Everyone sat for the sermon, including the preacher. Many of George Rapp's addresses survive. Perhaps the average delivery spanned 80 or 90 minutes. All were based on passages from the Bible, particularly the Book of Revelation. The service concluded with another hymn. By 11:00, the church emptied as quickly as it had filled. Each parishioner returned to his home, where each household took dinner at noon.
At half-past one, everyone gathered again for worship. Romelius Baker's detailed description of Easter afternoon, 1832, shows how Father Rapp conveyed principles of radical pietism into sermons for his congregation. This particular holiday marked an especially poignant time for the Society, because it occurred just a few weeks after a third of the Harmonists withdrew en masse to join Count Leon. The event had wrenched the community apart, with sons, daughters, even wives, forsaking their families. Bitterness and sorrow had engulfed the town.
For this service, George Rapp had a message crafted to heal his congregation and urge them to keep sight of their goal. His venue was the cemetery that lay in the orchard, then at its peak of April splendor. The Harmonists gathered at the heart of town and walked the distance together, singing, "Jesus, my Assurance, lives." When all had gathered in the sea of fragrant blossoms, Father Rapp spoke. "Hold to the bond of Harmony," he beseeched his people, and reminded them that true self-denial held reward. He implored them to have true faith, keeping in mind Christ's suffering, death and resurrection. The hereafter awaited those who were unswerving in their faith; only they would remain with Christ in Paradise, until his return to earth.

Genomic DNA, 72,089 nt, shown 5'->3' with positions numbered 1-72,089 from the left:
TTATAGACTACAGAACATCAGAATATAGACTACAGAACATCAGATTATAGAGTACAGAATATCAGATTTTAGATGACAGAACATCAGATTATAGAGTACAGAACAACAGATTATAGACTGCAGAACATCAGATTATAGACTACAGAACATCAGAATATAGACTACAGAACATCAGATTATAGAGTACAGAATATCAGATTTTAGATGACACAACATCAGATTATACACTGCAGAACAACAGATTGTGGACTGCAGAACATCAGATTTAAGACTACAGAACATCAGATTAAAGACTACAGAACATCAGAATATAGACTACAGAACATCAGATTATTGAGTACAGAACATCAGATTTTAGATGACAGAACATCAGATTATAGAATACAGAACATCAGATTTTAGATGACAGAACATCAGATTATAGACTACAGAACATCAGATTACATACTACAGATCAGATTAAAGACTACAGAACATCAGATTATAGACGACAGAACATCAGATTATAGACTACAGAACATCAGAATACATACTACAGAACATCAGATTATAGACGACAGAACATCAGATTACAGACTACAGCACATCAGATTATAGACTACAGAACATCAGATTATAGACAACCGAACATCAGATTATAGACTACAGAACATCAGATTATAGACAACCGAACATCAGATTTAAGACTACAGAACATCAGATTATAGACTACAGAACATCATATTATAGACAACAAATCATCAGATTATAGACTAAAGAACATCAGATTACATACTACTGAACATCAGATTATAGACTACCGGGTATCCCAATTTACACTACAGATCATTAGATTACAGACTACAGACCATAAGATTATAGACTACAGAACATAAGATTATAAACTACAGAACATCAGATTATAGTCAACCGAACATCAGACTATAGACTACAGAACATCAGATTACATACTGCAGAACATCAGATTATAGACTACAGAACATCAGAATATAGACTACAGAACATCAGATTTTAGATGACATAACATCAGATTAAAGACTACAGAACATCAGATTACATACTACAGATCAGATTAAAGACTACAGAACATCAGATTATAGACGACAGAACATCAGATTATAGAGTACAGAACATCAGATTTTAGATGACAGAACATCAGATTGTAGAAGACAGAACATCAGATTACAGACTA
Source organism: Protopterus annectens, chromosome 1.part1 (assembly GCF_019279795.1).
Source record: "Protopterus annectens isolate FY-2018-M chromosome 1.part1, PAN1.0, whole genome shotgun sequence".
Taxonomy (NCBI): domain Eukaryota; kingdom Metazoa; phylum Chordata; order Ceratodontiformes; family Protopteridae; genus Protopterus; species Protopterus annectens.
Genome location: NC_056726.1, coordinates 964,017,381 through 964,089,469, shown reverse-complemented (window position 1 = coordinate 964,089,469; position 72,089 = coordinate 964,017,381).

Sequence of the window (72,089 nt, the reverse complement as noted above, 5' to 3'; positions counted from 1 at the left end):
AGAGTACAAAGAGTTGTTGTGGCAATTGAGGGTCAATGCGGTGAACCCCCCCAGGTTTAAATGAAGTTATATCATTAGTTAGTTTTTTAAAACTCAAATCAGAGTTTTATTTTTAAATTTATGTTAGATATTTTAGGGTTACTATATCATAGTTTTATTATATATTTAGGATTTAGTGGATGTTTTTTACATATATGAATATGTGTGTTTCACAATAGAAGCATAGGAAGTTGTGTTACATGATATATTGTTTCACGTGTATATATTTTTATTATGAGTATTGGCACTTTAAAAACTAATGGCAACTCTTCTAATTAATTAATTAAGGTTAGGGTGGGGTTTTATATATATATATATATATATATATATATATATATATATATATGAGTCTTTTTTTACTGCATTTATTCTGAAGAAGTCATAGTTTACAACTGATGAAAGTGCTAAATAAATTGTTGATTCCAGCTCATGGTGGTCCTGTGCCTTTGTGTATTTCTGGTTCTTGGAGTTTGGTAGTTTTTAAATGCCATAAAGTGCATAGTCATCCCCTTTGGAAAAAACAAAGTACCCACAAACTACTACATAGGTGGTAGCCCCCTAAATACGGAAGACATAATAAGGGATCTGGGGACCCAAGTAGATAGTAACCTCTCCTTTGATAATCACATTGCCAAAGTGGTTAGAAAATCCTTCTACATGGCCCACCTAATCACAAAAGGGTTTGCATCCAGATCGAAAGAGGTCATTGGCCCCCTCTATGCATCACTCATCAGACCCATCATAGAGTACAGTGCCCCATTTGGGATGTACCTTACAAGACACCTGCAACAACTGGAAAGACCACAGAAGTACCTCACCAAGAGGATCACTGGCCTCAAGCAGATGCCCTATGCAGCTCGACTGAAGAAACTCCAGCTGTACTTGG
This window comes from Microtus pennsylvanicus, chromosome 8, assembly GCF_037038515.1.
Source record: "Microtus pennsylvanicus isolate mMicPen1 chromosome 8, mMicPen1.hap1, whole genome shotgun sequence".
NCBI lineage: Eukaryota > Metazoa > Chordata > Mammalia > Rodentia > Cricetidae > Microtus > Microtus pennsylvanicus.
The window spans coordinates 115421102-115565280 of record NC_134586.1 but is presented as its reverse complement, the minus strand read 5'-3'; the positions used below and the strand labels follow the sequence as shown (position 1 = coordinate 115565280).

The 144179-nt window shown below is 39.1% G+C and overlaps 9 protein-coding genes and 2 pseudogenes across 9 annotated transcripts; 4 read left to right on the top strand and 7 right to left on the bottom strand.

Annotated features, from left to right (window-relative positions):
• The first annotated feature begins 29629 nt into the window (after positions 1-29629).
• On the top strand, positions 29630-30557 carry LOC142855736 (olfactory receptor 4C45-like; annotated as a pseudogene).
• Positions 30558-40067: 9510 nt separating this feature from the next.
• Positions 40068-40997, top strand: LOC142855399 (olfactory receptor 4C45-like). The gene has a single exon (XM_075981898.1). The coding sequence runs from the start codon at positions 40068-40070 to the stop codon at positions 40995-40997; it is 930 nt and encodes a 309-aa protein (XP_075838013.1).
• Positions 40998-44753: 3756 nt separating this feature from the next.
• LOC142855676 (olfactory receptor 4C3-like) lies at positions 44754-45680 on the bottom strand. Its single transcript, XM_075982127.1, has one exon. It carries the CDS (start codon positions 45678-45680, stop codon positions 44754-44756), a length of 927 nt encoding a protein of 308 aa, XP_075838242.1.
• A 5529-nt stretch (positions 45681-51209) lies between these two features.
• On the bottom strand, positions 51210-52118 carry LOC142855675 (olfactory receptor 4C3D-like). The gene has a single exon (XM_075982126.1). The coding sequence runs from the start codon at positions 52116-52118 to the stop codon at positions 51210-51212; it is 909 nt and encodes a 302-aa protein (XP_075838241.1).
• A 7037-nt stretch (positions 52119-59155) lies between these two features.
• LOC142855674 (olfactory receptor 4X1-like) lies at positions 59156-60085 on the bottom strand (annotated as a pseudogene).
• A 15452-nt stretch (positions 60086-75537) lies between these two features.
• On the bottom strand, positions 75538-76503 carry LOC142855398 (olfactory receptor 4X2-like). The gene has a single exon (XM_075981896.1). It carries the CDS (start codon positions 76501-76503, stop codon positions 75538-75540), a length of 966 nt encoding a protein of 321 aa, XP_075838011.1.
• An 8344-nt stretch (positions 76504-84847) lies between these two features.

A series of three hymns completed the tribute. At the cemetery, the Harmonists sang, "Rest well, you departed." They returned to town with, "Rejoice, ye heavens, earth be happy." The third song, "Hallelujah, Praise and Glory," was offered in front of Father Rapp's house. Afterward, everyone returned to the church, and the spiritual leader delivered his afternoon sermon based on the twelfth chapter of Exodus. He related scripture to the recent secession, and called for the Harmonists to commit both themselves and the entire affair to God. Jesus had defeated his enemies through suffering and death, he reminded them.
These afternoon messages reflect the essence of George Rapp's radical pietism. Everything important was to be denied: honor and reputation; money and property; house and home; friends and relatives. (In 1832 this referred particularly to family members and friends lost in the secession.) Passivity was essential; all choices were to be left to God, and outcomes accepted cheerfully. Pain and suffering were necessary to advance spiritually.
Although records of worship in the Harmony Society are few, they are rich in description. They chronicle the brethren's simple ritual, and specify music and pastoral messages through which the creed was conveyed. Alice Ott and other researchers offer understanding of radical pietism; however, the notes of Romelius Baker demonstrate its conveyance through George Rapp's sermons and addresses to his congregation. The accounts of travelers such as Melish and Buckingham provide different insight; they paint mental portraits of the community's quiet, unadorned setting for worship, an ambience that mirrors the disciplined, un-embellished religion that was radical pietism.